EU's protectionist moves against Chinese new energy companies will erode market confidence: chamber
Published: Apr 23, 2024 11:38 AM
China EU Photo:VCG

China EU Photo:VCG

Chinese manufacturers have responded strongly to EU’s escalated protectionist move targeting new energy-related products, including the latter’s probe into Chinese wind turbines and a solar panel project, warning that such actions are disturbing and will backfire.

The EU published on Monday two summary reports concerning the second and third in-depth Foreign Subsidies Regulation (FSR) investigations involving Chinese companies related to a Romanian solar plant project, said the China Chamber of Commerce to the EU (CCCEU) in a statement sent to the Global Times on Monday.

The FSR, notoriously known as a “new tool of economic coercion,” with China being its main target, interferes with the lawful economic operations of Chinese companies in the EU new energy market.

As FSR represents a new protectionist barrier against China, observers say it is counterproductive not just for the normal business operations of Chinese businesses but also affecting the market confidence to the bloc as well as the green transformation there.

The CCCEU has restated its firm opposition to the European Commission's use of the FSR as a means to economically pressure Chinese companies operating in the EU, particularly impacting the low carbon transition in Europe.

The chamber stressed that the FSR has led to grave concerns and will bring significant uncertainties to the business operations of Chinese businesses located in Europe.

The CCCEU said that the overly broad and non-exhaustive definition of “foreign financial contributions” in the FSR and its implementing regulation, which is short of clarification by the European Commission (EC), holds significant implications. It has the potential to greatly impact the computation of the amount of alleged foreign financial contributions and consequently the perceived extent of subsidies received by Chinese companies, not only prompting investigations but also affecting the remedies and decisions that the Commission may enact, the CCCEU said.

Additionally, the current designed notification mechanism gives rise to the effect of shifting the burden of proof onto the Chinese companies to demonstrate they haven't received subsidies, whereas the EU side should hold the burden to prove the existence of such subsidies as part of due process, the chamber said.

The EC’s broadened scrutiny of the possible impact of subsidies received by Chinese parent companies that were passed through onto their European entities, which “should be treated equally as EU local companies,” the chamber said.

The CCCEU and its members are concerned on a “significant lack of transparency,” exacerbated by the discretionary power granted to the EU under the FSR, which the chamber said may result in discriminatory treatment to Chinese companies in the bloc.

For instance, both the second and third in-depth investigations relating to a solar plant project public tendering process in Romania. The CCCEU said that “insights come to our knowledge reveals that several other companies, neither EU nor Chinese, participated in the bidding process.”

The EC has not disclosed this important factual background, or other tenders have equally provided notification as required by FSR. Nor has the Commission offered any explanation or justification for its decision not to investigate those tenders, according to the chamber. “This lack of transparency gives rise to serious concerns that the EC may be engaging in discriminatory practices against Chinese companies only,” the CCCEU said. The FSR has been weaponized by EU as a form of economic coercion, the chamber noted.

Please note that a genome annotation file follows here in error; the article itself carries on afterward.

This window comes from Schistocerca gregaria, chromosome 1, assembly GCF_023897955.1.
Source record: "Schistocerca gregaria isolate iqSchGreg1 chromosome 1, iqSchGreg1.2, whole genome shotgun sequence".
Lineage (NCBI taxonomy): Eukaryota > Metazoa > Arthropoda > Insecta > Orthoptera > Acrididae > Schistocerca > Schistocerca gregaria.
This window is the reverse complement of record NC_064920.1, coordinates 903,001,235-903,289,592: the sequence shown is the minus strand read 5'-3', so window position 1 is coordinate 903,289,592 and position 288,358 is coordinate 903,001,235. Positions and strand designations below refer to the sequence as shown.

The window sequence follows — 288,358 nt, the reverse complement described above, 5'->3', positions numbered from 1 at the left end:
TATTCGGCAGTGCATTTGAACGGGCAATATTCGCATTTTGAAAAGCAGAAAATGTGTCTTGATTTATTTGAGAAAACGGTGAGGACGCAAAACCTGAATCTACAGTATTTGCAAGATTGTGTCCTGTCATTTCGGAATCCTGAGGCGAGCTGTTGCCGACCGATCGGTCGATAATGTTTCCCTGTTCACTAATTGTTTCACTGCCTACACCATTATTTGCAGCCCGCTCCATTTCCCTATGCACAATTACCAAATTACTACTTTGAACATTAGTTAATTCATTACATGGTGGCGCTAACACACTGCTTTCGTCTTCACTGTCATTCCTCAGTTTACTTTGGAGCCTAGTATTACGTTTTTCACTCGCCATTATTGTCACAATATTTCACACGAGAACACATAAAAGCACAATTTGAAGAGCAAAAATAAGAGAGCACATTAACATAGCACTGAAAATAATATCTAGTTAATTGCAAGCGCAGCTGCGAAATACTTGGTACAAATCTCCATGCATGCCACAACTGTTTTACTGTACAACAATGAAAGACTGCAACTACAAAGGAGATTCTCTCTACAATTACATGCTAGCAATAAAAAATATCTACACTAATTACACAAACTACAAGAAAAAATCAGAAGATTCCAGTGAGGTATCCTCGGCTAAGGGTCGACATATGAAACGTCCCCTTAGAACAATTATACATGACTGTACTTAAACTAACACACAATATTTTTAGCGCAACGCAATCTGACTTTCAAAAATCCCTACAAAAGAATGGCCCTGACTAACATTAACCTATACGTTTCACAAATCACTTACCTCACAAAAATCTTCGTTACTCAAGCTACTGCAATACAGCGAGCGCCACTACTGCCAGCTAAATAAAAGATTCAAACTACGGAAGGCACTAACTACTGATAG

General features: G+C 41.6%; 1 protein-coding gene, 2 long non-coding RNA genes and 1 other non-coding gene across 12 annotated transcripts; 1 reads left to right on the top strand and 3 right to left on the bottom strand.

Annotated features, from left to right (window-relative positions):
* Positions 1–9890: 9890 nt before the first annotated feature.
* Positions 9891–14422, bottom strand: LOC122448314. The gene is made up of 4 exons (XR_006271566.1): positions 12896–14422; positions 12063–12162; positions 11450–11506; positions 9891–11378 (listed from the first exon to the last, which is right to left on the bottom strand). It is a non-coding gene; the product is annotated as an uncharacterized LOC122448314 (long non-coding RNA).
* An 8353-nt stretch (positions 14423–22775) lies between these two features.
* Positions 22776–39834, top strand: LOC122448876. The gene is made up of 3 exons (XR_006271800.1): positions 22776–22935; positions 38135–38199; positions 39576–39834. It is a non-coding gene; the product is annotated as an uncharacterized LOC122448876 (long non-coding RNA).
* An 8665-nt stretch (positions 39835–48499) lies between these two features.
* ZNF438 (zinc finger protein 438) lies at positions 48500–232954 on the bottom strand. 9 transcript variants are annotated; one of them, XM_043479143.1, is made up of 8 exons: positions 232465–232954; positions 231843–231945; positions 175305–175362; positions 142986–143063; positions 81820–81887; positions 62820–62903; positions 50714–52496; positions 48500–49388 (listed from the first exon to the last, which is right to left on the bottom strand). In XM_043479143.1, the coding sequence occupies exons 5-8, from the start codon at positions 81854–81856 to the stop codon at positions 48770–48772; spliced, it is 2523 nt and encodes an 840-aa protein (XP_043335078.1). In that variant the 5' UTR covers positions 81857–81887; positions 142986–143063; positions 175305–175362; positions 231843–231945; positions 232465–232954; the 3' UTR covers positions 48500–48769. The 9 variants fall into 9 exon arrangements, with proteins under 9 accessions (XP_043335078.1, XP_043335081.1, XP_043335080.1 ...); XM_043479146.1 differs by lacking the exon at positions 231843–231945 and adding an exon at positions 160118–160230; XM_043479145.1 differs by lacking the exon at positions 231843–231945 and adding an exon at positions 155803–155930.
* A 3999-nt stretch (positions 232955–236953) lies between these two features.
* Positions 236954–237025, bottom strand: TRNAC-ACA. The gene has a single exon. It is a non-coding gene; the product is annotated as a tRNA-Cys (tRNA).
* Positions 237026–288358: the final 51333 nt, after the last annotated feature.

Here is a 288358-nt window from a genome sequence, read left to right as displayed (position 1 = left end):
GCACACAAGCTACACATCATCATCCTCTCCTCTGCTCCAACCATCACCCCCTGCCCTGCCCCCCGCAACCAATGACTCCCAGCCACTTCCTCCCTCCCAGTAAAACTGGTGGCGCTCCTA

The on-going utilization of the FSR by the EU against Chinese enterprises suggests the bloc's inclination toward trade protectionism and transparency deficit, experts said. On March 26, Chinese company CRRC, the world's biggest producer of rolling stock, withdrew from a public train tender in Bulgaria worth 610 million euros ($661 million) after the EU launched a probe under FSR, according to media reports.

The FSR allows to pursue subsidies received by up to parent companies in their home country. This approach inherently disadvantages European subsidiaries of Chinese investors, depriving them of equal treatment compared to local enterprises. Such discriminatory practices against Chinese companies not only dampen their enthusiasm for EU tender participation but also engender a lose-lose scenario for both sides in terms of business collaboration, mergers and acquisitions and green investments.

“We earnestly urge all stakeholders to promptly reassess the implementation of the FSR and its adverse effects on the EU’s investment and public procurement sectors,” the Chinese chamber said.

In response to the EU's recent decision to probe on Chinese wind turbine suppliers, the China Chamber of Commerce for Import and Export of Machinery and Electronic Products (CCCME) expressed on Monday concern and strong dissatisfaction, noting that EU's move has seriously damaged the confidence of Chinese companies in investing and trading within the bloc. This disruption of mutually beneficial cooperation will affect global efforts to address climate change, the chamber warned.

Chinese photovoltaic and wind power products have been exported to over 200 countries and regions worldwide, enjoying broad recognition. This has facilitated the acceleration of global green energy transition.

China and Europe are important economic and trade partners for each other, with interdependent industrial chains. CCCME has urged EU to abandon trade protectionism, strengthen exchanges and dialogue with China in the field of green energy, and deepen trade and investment cooperation.

Global Times